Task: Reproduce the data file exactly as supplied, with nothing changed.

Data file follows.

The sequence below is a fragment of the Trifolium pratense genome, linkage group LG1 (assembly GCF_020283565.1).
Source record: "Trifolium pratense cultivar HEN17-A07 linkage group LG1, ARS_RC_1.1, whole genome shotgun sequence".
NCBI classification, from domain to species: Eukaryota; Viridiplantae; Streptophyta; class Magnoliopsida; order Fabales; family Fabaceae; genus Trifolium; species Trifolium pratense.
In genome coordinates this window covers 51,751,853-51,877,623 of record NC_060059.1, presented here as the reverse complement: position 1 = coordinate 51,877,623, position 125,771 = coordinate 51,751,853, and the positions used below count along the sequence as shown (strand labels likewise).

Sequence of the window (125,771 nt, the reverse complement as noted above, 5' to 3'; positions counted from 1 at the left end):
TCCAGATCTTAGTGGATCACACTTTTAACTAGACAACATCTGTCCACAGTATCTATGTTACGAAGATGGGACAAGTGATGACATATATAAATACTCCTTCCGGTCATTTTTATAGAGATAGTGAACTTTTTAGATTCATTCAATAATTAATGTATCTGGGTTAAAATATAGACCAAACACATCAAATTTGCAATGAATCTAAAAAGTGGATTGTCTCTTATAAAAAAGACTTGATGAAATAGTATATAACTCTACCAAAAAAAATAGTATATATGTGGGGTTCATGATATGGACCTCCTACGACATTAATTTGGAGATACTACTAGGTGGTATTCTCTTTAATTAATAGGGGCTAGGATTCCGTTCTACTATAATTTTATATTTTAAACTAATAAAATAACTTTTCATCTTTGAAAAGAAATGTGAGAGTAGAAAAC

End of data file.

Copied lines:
The sequence below is a fragment of the Trifolium pratense genome, linkage group LG1 (assembly GCF_020283565.1).
Source record: "Trifolium pratense cultivar HEN17-A07 linkage group LG1, ARS_RC_1.1, whole genome shotgun sequence".
NCBI classification, from domain to species: Eukaryota; Viridiplantae; Streptophyta; class Magnoliopsida; order Fabales; family Fabaceae; genus Trifolium; species Trifolium pratense.
In genome coordinates this window covers 51,751,853-51,877,623 of record NC_060059.1, presented here as the reverse complement: position 1 = coordinate 51,877,623, position 125,771 = coordinate 51,751,853, and the positions used below count along the sequence as shown (strand labels likewise).

Sequence of the window (125,771 nt, the reverse complement as noted above, 5' to 3'; positions counted from 1 at the left end):
TCCAGATCTTAGTGGATCACACTTTTAACTAGACAACATCTGTCCACAGTATCTATGTTACGAAGATGGGACAAGTGATGACATATATAAATACTCCTTCCGGTCATTTTTATAGAGATAGTGAACTTTTTAGATTCATTCAATAATTAATGTATCTGGGTTAAAATATAGACCAAACACATCAAATTTGCAATGAATCTAAAAAGTGGATTGTCTCTTATAAAAAAGACTTGATGAAATAGTATATAACTCTACCAAAAAAAATAGTATATATGTGGGGTTCATGATATGGACCTCCTACGACATTAATTTGGAGATACTACTAGGTGGTATTCTCTTTAATTAATAGGGGCTAGGATTCCGTTCTACTATAATTTTATATTTTAAACTAATAAAATAACTTTTCATCTTTGAAAAGAAATGTGAGAGTAGAAAAC